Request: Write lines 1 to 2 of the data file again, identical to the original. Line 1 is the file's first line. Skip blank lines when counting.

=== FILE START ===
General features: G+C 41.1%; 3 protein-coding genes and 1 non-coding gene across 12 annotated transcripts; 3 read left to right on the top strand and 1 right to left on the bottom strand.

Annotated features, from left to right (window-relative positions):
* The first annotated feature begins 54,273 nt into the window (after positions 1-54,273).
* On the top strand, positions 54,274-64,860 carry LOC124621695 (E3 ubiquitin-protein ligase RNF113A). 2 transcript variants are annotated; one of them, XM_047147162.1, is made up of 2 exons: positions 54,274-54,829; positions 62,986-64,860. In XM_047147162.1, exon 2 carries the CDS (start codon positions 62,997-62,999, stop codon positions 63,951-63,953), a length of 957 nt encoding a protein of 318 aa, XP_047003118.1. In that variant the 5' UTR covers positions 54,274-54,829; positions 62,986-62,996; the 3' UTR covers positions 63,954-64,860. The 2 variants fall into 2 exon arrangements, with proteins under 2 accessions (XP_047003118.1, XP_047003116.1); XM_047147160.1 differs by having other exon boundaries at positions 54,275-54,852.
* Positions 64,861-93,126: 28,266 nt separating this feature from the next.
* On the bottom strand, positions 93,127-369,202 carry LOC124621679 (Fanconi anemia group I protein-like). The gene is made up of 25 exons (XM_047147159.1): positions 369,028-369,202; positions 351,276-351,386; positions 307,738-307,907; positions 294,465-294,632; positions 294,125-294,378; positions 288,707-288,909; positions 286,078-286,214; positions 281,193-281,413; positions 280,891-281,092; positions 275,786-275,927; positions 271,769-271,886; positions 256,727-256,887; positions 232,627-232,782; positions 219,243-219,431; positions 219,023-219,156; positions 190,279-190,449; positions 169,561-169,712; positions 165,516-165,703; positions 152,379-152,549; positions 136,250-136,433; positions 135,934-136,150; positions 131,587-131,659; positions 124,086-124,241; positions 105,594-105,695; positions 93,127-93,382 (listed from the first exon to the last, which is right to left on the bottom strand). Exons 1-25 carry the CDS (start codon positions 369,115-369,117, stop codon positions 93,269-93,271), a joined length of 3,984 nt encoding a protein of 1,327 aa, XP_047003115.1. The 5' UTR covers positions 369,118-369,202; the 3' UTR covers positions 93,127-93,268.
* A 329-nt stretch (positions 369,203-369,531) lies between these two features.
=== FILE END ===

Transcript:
General features: G+C 41.1%; 3 protein-coding genes and 1 non-coding gene across 12 annotated transcripts; 3 read left to right on the top strand and 1 right to left on the bottom strand.

Annotated features, from left to right (window-relative positions):